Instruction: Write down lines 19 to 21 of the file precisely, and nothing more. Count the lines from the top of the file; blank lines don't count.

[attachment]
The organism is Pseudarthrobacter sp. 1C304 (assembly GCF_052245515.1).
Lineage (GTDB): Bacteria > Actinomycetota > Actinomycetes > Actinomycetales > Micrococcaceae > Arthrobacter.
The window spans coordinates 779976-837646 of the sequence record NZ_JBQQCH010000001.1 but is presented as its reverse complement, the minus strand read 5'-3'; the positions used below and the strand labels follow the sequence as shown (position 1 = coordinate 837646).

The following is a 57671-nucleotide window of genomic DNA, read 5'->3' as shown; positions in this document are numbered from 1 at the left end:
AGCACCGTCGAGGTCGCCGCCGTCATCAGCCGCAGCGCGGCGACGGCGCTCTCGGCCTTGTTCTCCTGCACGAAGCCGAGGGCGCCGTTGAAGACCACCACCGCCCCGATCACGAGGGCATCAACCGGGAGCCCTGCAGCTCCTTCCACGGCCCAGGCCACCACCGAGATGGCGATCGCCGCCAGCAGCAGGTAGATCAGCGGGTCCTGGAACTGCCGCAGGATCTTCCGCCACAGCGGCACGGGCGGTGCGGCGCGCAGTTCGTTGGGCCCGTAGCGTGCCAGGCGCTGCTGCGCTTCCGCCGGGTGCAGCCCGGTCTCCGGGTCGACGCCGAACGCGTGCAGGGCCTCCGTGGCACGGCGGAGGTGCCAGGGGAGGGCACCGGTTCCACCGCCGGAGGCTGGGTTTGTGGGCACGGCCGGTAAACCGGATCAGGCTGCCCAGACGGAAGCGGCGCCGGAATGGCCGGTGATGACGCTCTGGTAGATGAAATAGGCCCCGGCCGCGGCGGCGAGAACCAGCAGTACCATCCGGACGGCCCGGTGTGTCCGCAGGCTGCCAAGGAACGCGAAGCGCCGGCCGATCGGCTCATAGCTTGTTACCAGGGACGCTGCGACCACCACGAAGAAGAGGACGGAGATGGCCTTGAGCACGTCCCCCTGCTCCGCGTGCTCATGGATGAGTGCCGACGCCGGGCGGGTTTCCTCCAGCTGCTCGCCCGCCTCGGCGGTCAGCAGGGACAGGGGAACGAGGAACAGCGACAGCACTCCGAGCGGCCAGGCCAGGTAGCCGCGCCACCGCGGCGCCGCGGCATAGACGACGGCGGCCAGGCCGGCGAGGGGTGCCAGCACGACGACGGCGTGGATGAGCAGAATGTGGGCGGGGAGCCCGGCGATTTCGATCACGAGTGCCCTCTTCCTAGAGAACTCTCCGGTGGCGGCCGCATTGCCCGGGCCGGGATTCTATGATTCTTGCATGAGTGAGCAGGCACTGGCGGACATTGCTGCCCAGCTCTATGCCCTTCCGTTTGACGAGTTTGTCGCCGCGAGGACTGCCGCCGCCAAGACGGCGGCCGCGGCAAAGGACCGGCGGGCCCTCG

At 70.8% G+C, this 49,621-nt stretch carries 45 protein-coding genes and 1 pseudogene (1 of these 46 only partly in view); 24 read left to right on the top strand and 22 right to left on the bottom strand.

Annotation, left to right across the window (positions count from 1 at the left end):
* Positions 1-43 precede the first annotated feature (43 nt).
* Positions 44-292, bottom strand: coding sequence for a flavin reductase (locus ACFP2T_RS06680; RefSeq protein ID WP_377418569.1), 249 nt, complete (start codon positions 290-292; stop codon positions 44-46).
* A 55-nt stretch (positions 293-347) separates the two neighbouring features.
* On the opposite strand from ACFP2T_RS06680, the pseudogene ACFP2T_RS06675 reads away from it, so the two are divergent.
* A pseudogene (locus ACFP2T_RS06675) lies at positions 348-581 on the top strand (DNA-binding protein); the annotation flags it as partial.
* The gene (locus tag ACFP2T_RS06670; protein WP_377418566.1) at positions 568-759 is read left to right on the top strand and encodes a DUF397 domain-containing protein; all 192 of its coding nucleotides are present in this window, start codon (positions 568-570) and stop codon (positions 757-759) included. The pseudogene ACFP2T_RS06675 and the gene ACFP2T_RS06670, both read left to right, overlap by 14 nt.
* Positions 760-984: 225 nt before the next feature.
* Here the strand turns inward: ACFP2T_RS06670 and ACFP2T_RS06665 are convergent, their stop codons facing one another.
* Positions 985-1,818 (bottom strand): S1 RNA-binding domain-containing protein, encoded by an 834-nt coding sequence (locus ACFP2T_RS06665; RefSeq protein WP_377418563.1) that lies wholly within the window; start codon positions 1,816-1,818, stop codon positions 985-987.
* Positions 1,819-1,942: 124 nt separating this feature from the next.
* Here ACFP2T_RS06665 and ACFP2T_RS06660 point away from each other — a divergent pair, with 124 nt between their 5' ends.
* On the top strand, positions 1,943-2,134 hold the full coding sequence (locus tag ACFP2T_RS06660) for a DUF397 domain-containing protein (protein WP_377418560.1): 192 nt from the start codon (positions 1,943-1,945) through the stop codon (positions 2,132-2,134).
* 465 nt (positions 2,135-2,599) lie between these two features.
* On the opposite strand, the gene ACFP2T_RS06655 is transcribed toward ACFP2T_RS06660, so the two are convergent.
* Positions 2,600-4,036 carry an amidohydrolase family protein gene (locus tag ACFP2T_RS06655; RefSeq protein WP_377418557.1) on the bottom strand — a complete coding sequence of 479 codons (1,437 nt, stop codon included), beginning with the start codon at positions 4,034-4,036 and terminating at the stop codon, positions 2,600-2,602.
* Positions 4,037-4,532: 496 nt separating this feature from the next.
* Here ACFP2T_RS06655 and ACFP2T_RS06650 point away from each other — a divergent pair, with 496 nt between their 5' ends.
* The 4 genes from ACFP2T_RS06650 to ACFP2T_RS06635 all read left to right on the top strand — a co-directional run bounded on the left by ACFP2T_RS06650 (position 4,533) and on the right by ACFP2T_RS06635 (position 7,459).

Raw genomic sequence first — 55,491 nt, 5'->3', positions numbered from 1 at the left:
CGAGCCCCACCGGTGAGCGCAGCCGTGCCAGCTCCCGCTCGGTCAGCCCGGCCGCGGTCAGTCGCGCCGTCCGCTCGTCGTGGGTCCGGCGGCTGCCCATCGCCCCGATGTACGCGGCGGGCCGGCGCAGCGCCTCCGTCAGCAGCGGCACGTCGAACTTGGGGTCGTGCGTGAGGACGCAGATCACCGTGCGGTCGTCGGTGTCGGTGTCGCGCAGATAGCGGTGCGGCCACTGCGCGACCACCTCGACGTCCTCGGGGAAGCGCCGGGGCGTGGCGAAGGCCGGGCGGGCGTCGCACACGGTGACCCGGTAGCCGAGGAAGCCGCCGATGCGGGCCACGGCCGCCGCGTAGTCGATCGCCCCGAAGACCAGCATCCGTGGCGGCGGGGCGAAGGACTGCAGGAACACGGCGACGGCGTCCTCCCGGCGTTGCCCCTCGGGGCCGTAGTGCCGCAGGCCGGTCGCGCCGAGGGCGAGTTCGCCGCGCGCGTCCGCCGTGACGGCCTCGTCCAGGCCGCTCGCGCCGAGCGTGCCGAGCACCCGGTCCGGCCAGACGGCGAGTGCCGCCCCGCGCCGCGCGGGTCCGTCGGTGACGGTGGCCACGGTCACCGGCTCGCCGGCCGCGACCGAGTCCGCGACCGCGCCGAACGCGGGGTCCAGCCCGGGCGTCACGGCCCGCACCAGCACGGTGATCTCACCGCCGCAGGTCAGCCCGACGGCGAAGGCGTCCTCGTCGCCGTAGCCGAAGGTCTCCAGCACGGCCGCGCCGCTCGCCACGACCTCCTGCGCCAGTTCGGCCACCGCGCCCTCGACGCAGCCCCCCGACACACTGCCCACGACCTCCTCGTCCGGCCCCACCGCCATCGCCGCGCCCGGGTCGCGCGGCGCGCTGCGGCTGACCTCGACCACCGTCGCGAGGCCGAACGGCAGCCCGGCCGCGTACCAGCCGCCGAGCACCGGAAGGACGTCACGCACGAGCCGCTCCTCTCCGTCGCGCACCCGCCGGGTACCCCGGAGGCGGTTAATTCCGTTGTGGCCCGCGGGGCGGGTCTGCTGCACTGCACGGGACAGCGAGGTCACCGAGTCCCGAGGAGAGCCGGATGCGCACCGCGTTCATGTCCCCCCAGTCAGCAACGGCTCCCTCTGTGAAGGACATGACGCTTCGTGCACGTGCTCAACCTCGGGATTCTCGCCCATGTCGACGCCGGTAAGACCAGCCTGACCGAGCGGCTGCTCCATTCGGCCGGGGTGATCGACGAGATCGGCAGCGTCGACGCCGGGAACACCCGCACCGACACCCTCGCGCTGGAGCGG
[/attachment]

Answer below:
* On the top strand, positions 1,943-2,134 hold the full coding sequence (locus tag ACFP2T_RS06660) for a DUF397 domain-containing protein (protein WP_377418560.1): 192 nt from the start codon (positions 1,943-1,945) through the stop codon (positions 2,132-2,134).
* 465 nt (positions 2,135-2,599) lie between these two features.
* On the opposite strand, the gene ACFP2T_RS06655 is transcribed toward ACFP2T_RS06660, so the two are convergent.